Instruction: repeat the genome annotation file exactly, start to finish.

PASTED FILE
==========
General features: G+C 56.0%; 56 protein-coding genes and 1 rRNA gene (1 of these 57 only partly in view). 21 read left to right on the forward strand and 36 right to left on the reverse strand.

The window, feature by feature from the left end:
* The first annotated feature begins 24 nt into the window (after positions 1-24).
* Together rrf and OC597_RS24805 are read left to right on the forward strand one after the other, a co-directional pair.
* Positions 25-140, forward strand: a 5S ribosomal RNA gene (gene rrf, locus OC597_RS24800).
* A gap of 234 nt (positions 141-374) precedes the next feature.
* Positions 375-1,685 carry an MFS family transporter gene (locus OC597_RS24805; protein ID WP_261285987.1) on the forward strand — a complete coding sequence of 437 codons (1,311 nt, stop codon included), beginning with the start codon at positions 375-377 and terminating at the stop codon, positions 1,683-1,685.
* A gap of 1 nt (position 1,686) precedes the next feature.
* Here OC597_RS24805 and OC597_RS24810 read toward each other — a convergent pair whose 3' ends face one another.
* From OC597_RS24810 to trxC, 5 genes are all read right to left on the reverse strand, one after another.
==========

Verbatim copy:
General features: G+C 56.0%; 56 protein-coding genes and 1 rRNA gene (1 of these 57 only partly in view). 21 read left to right on the forward strand and 36 right to left on the reverse strand.

The window, feature by feature from the left end:
* The first annotated feature begins 24 nt into the window (after positions 1-24).
* Together rrf and OC597_RS24805 are read left to right on the forward strand one after the other, a co-directional pair.
* Positions 25-140, forward strand: a 5S ribosomal RNA gene (gene rrf, locus OC597_RS24800).
* A gap of 234 nt (positions 141-374) precedes the next feature.
* Positions 375-1,685 carry an MFS family transporter gene (locus OC597_RS24805; protein ID WP_261285987.1) on the forward strand — a complete coding sequence of 437 codons (1,311 nt, stop codon included), beginning with the start codon at positions 375-377 and terminating at the stop codon, positions 1,683-1,685.
* A gap of 1 nt (position 1,686) precedes the next feature.
* Here OC597_RS24805 and OC597_RS24810 read toward each other — a convergent pair whose 3' ends face one another.
* From OC597_RS24810 to trxC, 5 genes are all read right to left on the reverse strand, one after another.